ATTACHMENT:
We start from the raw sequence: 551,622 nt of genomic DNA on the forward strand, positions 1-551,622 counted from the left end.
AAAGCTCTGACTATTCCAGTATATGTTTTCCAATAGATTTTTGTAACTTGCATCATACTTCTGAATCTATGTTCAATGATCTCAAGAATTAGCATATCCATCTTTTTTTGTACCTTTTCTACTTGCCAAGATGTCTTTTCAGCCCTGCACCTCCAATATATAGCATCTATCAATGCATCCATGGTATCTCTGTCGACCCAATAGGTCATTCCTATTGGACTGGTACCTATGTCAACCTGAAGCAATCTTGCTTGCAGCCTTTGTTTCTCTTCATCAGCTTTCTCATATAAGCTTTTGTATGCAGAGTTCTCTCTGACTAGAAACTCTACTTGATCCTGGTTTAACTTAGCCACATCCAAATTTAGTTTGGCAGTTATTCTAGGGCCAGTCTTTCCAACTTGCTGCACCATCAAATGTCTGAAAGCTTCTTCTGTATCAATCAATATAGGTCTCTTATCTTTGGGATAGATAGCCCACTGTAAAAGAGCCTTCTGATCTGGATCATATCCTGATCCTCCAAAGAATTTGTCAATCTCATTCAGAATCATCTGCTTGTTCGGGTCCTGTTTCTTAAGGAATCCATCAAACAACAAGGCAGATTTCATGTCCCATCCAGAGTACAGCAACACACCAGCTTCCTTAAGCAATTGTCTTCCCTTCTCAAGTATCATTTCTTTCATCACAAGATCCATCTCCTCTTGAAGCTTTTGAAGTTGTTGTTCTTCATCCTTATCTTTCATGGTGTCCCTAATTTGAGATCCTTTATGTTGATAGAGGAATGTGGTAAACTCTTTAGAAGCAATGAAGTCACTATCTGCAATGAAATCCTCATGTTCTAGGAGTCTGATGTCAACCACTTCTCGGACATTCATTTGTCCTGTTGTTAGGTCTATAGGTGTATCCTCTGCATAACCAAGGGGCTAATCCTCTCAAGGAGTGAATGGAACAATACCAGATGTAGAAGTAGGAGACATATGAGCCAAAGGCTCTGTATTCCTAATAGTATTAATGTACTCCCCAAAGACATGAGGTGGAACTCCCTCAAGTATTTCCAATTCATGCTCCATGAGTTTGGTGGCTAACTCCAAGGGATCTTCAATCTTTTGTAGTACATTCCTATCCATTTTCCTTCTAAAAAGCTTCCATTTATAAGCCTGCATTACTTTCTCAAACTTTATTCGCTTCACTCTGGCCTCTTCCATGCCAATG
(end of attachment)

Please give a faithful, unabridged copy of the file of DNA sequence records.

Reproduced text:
We start from the raw sequence: 551,622 nt of genomic DNA on the forward strand, positions 1-551,622 counted from the left end.
AAAGCTCTGACTATTCCAGTATATGTTTTCCAATAGATTTTTGTAACTTGCATCATACTTCTGAATCTATGTTCAATGATCTCAAGAATTAGCATATCCATCTTTTTTTGTACCTTTTCTACTTGCCAAGATGTCTTTTCAGCCCTGCACCTCCAATATATAGCATCTATCAATGCATCCATGGTATCTCTGTCGACCCAATAGGTCATTCCTATTGGACTGGTACCTATGTCAACCTGAAGCAATCTTGCTTGCAGCCTTTGTTTCTCTTCATCAGCTTTCTCATATAAGCTTTTGTATGCAGAGTTCTCTCTGACTAGAAACTCTACTTGATCCTGGTTTAACTTAGCCACATCCAAATTTAGTTTGGCAGTTATTCTAGGGCCAGTCTTTCCAACTTGCTGCACCATCAAATGTCTGAAAGCTTCTTCTGTATCAATCAATATAGGTCTCTTATCTTTGGGATAGATAGCCCACTGTAAAAGAGCCTTCTGATCTGGATCATATCCTGATCCTCCAAAGAATTTGTCAATCTCATTCAGAATCATCTGCTTGTTCGGGTCCTGTTTCTTAAGGAATCCATCAAACAACAAGGCAGATTTCATGTCCCATCCAGAGTACAGCAACACACCAGCTTCCTTAAGCAATTGTCTTCCCTTCTCAAGTATCATTTCTTTCATCACAAGATCCATCTCCTCTTGAAGCTTTTGAAGTTGTTGTTCTTCATCCTTATCTTTCATGGTGTCCCTAATTTGAGATCCTTTATGTTGATAGAGGAATGTGGTAAACTCTTTAGAAGCAATGAAGTCACTATCTGCAATGAAATCCTCATGTTCTAGGAGTCTGATGTCAACCACTTCTCGGACATTCATTTGTCCTGTTGTTAGGTCTATAGGTGTATCCTCTGCATAACCAAGGGGCTAATCCTCTCAAGGAGTGAATGGAACAATACCAGATGTAGAAGTAGGAGACATATGAGCCAAAGGCTCTGTATTCCTAATAGTATTAATGTACTCCCCAAAGACATGAGGTGGAACTCCCTCAAGTATTTCCAATTCATGCTCCATGAGTTTGGTGGCTAACTCCAAGGGATCTTCAATCTTTTGTAGTACATTCCTATCCATTTTCCTTCTAAAAAGCTTCCATTTATAAGCCTGCATTACTTTCTCAAACTTTATTCGCTTCACTCTGGCCTCTTCCATGCCAATG